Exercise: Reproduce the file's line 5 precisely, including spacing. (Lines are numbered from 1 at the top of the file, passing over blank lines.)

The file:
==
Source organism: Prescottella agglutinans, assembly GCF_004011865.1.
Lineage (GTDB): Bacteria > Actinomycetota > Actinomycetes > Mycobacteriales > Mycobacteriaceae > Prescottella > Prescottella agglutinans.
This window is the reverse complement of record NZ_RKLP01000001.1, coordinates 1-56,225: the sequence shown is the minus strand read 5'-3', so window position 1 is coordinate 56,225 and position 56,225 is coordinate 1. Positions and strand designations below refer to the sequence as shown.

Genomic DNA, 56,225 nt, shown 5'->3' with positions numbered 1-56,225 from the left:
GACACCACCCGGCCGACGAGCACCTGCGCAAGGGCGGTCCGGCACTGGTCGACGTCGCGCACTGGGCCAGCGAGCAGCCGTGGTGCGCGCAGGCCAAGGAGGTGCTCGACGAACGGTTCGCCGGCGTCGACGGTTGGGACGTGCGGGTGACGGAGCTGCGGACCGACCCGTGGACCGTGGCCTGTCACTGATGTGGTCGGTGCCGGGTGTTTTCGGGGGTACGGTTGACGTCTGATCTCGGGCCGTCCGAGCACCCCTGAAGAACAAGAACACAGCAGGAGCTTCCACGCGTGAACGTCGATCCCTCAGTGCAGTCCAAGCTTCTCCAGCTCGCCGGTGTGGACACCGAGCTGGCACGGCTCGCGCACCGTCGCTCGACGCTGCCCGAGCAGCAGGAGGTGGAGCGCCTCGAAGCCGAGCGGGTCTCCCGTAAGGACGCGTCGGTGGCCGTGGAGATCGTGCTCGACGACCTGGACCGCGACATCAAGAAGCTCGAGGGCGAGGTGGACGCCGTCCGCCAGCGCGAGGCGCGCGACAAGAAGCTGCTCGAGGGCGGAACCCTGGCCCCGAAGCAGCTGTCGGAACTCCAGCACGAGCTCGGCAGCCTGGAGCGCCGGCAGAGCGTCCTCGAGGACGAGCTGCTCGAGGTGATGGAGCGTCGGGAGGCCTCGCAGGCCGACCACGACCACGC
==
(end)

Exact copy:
GACACCACCCGGCCGACGAGCACCTGCGCAAGGGCGGTCCGGCACTGGTCGACGTCGCGCACTGGGCCAGCGAGCAGCCGTGGTGCGCGCAGGCCAAGGAGGTGCTCGACGAACGGTTCGCCGGCGTCGACGGTTGGGACGTGCGGGTGACGGAGCTGCGGACCGACCCGTGGACCGTGGCCTGTCACTGATGTGGTCGGTGCCGGGTGTTTTCGGGGGTACGGTTGACGTCTGATCTCGGGCCGTCCGAGCACCCCTGAAGAACAAGAACACAGCAGGAGCTTCCACGCGTGAACGTCGATCCCTCAGTGCAGTCCAAGCTTCTCCAGCTCGCCGGTGTGGACACCGAGCTGGCACGGCTCGCGCACCGTCGCTCGACGCTGCCCGAGCAGCAGGAGGTGGAGCGCCTCGAAGCCGAGCGGGTCTCCCGTAAGGACGCGTCGGTGGCCGTGGAGATCGTGCTCGACGACCTGGACCGCGACATCAAGAAGCTCGAGGGCGAGGTGGACGCCGTCCGCCAGCGCGAGGCGCGCGACAAGAAGCTGCTCGAGGGCGGAACCCTGGCCCCGAAGCAGCTGTCGGAACTCCAGCACGAGCTCGGCAGCCTGGAGCGCCGGCAGAGCGTCCTCGAGGACGAGCTGCTCGAGGTGATGGAGCGTCGGGAGGCCTCGCAGGCCGACCACGACCACGC